The Constitution of Barbados confers on the now President, the right to appoint seven persons to the Senate of Barbados in her own right. The condition under which she is required to exercise that right, is that due regard should be paid to selecting of persons to “represent various religious, social economic or other interest in Barbados.”
In the aftermath of the 1986 elections, Prime Minister, the Right Excellent Errol Walton Barrow nominated, Frank Walcott to the Senate of Barbados; where the latter presided as President of the Senate.
In the aftermath of the 1994 elections, then Prime Minister, the late Owen Arthur, expressed the wish that a place could be found in the Senate for Leroy Trotman, the then General Secretary of the Barbados Workers Union (BWU).
Toni Moore, the current General Secretary of the BWU, took a seat in the Senate in 2018 as one of the seven Senators to be appointed by the Governor General. When she resigned her senatorial seat, Julian Hunte a former Deputy General Secretary, BWU, was appointed as her replacement.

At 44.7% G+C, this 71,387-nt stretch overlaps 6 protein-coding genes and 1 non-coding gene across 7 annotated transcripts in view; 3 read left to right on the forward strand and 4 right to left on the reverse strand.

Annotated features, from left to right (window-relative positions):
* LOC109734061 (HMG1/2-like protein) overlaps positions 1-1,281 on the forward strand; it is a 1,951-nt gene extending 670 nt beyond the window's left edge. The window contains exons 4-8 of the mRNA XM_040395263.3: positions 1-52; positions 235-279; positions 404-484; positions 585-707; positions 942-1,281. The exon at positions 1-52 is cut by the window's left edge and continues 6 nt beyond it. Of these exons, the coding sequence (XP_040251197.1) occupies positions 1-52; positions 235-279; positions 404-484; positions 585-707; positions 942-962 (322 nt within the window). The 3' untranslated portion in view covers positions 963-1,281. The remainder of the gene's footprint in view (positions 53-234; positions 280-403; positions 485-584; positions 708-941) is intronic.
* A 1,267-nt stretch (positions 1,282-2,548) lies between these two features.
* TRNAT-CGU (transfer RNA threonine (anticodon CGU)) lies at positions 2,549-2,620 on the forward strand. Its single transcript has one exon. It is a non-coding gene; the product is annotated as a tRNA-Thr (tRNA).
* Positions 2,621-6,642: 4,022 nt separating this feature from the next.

Against the backdrop of these sequence of events, there is the expectation that Barbadians will begin to understand and appreciate why CTUSAB would wish to see a Constitutional amendment, that guarantees Labour a seat at the Senate of Barbados.
It is axiomatic that for the first time in thirty years, there is no labour voice in the senate. History will record that the first Ambassador of a newly independent Barbados to the United Nations (UN), was the pre-eminent trade unionist, Frank Walcott. In an act of poignancy, it is to be noted that in the first year of the Republic of Barbados, there is no Labour representative in the Senate of Barbados.